Seri Perdana’s Cost: ‘Now, What Shall We Tell ‘em?’

A new round of renovation which will cost RM65 million over 2011-2012 is proposed in the 2011 Budget, this article from Liew Chin Tong’s book Speaking for the Reformasi Generation, published in 2009, and was first published in Malaysiakini on Nov 22, 2005, sets the record of the cost of Seri Perdana Putrajaya straight.

“Money, money, money everywhere, and not a single cent to account for.” This seems to be the philosophy behind the building of Seri Perdana – “eighth wonder of the modern world.”

Let me first appeal to your common sense. If a mansion was planned in 1995 and completed in 1999, wouldn’t you have already done your accounts by now, if not earlier? Shouldn’t you have a very clear idea about how much it cost?

But it seems that common sense does not apply to the construction of Seri Perdana, the Prime Minister’s official residence in Putrajaya.

There have been at least five versions of the construction cost. The earliest figure given by the government was in July 1998 when it was claimed that the “private quarters” of the home cost RM17 million.

It has since been revised upwards many times until we were told in 2003 that the entire structure cost RM201 million. Minister in the Prime Minister’s Department Dato’ Seri Nazri Abdul Aziz added a sixth version yesterday which makes the whole affair extremely problematic.

Work on Seri Perdana began in 1995 and was completed in mid-1999. The house was said to be haunted and the then Prime Minister Tun Dr Mahathir Mohamad only moved in nearly a year after it was completed.

It took Dato’Seri Abdullah Badahwi even longer to relocate from the Deputy Prime Minister’s residence in Precint 16, Putrajaya – a stone’s throw away from Seri Perdana in Precint 10. Abdullah took over the rein of the country on Oct 31, 2003, but moved in reluctantly in August 2005. Sadly, his wife Endon Mahmood only stayed in the house for a short time before she passed away.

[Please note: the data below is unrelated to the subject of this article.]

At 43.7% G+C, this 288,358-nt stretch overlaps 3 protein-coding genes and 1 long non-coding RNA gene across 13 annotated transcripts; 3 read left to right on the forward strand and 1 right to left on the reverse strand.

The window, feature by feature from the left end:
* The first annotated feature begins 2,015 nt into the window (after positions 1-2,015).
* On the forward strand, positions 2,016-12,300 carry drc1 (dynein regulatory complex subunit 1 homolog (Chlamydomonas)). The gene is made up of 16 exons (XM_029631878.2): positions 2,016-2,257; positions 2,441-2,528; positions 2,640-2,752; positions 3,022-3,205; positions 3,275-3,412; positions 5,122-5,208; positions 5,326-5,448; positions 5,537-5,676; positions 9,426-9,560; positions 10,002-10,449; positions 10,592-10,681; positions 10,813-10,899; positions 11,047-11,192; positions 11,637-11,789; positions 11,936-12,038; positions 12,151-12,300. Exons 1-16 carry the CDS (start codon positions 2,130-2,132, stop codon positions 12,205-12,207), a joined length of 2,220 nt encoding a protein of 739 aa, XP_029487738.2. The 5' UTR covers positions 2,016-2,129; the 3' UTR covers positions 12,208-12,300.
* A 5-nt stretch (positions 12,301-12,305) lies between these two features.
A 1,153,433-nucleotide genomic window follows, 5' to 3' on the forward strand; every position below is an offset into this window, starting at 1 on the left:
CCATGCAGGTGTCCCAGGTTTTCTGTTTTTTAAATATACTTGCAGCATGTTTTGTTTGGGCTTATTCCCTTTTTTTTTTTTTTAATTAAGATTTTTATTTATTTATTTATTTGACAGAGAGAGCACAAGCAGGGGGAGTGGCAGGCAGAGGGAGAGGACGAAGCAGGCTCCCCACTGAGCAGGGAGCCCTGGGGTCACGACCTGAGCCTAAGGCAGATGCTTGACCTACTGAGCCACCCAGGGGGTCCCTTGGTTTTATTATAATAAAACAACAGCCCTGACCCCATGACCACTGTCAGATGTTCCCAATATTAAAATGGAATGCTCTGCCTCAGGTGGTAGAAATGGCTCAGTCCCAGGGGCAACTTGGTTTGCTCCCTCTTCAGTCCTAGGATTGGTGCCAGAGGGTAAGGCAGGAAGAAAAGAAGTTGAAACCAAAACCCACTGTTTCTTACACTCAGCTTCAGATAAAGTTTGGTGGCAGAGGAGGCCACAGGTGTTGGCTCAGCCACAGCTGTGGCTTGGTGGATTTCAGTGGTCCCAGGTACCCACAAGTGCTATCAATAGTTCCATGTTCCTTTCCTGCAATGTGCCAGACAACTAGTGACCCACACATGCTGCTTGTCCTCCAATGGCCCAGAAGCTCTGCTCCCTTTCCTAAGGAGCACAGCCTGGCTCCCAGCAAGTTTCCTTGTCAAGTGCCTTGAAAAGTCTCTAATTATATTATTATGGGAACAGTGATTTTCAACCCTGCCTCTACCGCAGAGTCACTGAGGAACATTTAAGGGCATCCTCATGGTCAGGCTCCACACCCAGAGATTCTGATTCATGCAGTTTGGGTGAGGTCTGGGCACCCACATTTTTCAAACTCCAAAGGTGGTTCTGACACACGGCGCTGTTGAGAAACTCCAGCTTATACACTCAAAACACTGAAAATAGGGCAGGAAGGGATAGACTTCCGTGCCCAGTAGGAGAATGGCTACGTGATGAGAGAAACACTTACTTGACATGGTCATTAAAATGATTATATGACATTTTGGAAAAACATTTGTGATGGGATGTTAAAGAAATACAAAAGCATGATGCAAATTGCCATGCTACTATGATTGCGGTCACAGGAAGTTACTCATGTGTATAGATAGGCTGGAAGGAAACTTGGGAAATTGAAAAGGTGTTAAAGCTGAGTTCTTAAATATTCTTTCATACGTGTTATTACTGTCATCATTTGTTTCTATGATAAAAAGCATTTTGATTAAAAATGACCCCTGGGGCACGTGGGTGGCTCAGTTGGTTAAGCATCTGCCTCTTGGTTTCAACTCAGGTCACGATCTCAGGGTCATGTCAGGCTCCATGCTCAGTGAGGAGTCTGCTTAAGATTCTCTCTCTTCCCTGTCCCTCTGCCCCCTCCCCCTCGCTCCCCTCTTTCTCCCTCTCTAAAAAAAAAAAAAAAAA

It is hard to know whether the palatial house is actually haunted but it seems to continue to haunt the government politically. The construction of the edifice took more or less three years but it seems it has taken a far longer time to construct the balance sheets of just how much it cost.

In his written reply to the member of Parliament for Seputeh Teresa Kok, Nazri claimed that “the original cost of constructing the official residence of the Prime Minister, with regards specially to the private residential block where he and the family resides, amounts to RM24.17 million.”

Stringent scrutiny of Nazri’s reply is needed for two reasons. First, it contradicts previous figures given by the Prime Minister’s Department in Parliament. Second, it shows that the government is still not prepared to come clean on the astronomical cost involved in constructing the official residences of the Prime Minister and his deputy.

Let us trace the long history (and mysteries) of the accounting for the residences.
During the Arau by-election in July 1998 which BN lost, PAS was the first to allege that Seri Perdana cost RM200 million to build.

The then deputy minister in Prime Minister’s Department, Fauzi Abdul Rahman, told Parliament that the residence was divided into ‘public amenities’ and ‘private quarters’. He said the so-called private quarters cost “only” RM17 million, not the alleged RM200 million. (Hansard, July 14, 1998, p. 98).

Two months later, hours before Anwar Ibrahim was arrested by a balaclava-clad special squad on the evening of Sept 20, 1998, the just-sacked Deputy Prime Minister told CNBC TV that Mahathir wanted “to live in a world of fantasy” and it cost taxpayers RM200 million to build Seri Perdana (Reuters, Nov 12, 1998).

On Oct 26, 1998, Fauzi revised his figures upwards to RM17.5 million for the building of Seri Perdana’s private quarters. Apparently responding to Anwar’s allegations, Fauzi also revealed to Parliament that the “public amenities” at the residence cost RM57.9 million, totaling RM75.4 million (Hansard, Oct 26, 1998, p. 34).